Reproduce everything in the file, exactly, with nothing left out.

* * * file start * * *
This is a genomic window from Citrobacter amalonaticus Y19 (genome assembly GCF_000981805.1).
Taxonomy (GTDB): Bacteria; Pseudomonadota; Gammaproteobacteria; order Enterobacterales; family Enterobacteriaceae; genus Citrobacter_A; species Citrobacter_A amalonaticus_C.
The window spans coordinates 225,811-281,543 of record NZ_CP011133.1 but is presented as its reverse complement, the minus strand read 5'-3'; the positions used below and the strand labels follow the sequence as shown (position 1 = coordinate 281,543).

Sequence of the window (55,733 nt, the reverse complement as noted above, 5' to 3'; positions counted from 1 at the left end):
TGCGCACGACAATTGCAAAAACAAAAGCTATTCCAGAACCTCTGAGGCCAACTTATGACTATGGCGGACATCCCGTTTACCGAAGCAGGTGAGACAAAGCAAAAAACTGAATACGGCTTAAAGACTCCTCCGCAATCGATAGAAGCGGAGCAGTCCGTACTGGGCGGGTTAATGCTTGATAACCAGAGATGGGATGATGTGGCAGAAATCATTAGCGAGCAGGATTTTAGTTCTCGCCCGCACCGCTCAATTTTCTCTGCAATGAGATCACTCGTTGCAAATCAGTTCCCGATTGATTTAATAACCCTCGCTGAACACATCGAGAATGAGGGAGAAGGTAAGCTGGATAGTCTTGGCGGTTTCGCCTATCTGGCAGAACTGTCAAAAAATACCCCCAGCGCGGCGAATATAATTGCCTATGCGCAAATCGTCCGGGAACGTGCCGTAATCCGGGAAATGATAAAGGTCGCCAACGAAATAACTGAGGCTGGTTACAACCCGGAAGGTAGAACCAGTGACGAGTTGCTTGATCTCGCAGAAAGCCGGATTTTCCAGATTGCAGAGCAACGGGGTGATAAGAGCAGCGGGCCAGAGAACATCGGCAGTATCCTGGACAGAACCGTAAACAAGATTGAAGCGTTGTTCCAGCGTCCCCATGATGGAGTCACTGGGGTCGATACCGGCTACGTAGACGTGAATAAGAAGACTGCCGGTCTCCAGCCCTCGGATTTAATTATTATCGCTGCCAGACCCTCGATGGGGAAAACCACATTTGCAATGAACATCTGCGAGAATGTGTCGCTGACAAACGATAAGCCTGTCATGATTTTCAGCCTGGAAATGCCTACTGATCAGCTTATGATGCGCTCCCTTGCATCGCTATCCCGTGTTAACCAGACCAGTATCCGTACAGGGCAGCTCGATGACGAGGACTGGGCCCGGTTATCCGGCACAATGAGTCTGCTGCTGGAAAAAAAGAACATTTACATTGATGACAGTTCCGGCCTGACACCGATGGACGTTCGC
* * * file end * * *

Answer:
This is a genomic window from Citrobacter amalonaticus Y19 (genome assembly GCF_000981805.1).
Taxonomy (GTDB): Bacteria; Pseudomonadota; Gammaproteobacteria; order Enterobacterales; family Enterobacteriaceae; genus Citrobacter_A; species Citrobacter_A amalonaticus_C.
The window spans coordinates 225,811-281,543 of record NZ_CP011133.1 but is presented as its reverse complement, the minus strand read 5'-3'; the positions used below and the strand labels follow the sequence as shown (position 1 = coordinate 281,543).

Sequence of the window (55,733 nt, the reverse complement as noted above, 5' to 3'; positions counted from 1 at the left end):
TGCGCACGACAATTGCAAAAACAAAAGCTATTCCAGAACCTCTGAGGCCAACTTATGACTATGGCGGACATCCCGTTTACCGAAGCAGGTGAGACAAAGCAAAAAACTGAATACGGCTTAAAGACTCCTCCGCAATCGATAGAAGCGGAGCAGTCCGTACTGGGCGGGTTAATGCTTGATAACCAGAGATGGGATGATGTGGCAGAAATCATTAGCGAGCAGGATTTTAGTTCTCGCCCGCACCGCTCAATTTTCTCTGCAATGAGATCACTCGTTGCAAATCAGTTCCCGATTGATTTAATAACCCTCGCTGAACACATCGAGAATGAGGGAGAAGGTAAGCTGGATAGTCTTGGCGGTTTCGCCTATCTGGCAGAACTGTCAAAAAATACCCCCAGCGCGGCGAATATAATTGCCTATGCGCAAATCGTCCGGGAACGTGCCGTAATCCGGGAAATGATAAAGGTCGCCAACGAAATAACTGAGGCTGGTTACAACCCGGAAGGTAGAACCAGTGACGAGTTGCTTGATCTCGCAGAAAGCCGGATTTTCCAGATTGCAGAGCAACGGGGTGATAAGAGCAGCGGGCCAGAGAACATCGGCAGTATCCTGGACAGAACCGTAAACAAGATTGAAGCGTTGTTCCAGCGTCCCCATGATGGAGTCACTGGGGTCGATACCGGCTACGTAGACGTGAATAAGAAGACTGCCGGTCTCCAGCCCTCGGATTTAATTATTATCGCTGCCAGACCCTCGATGGGGAAAACCACATTTGCAATGAACATCTGCGAGAATGTGTCGCTGACAAACGATAAGCCTGTCATGATTTTCAGCCTGGAAATGCCTACTGATCAGCTTATGATGCGCTCCCTTGCATCGCTATCCCGTGTTAACCAGACCAGTATCCGTACAGGGCAGCTCGATGACGAGGACTGGGCCCGGTTATCCGGCACAATGAGTCTGCTGCTGGAAAAAAAGAACATTTACATTGATGACAGTTCCGGCCTGACACCGATGGACGTTCGC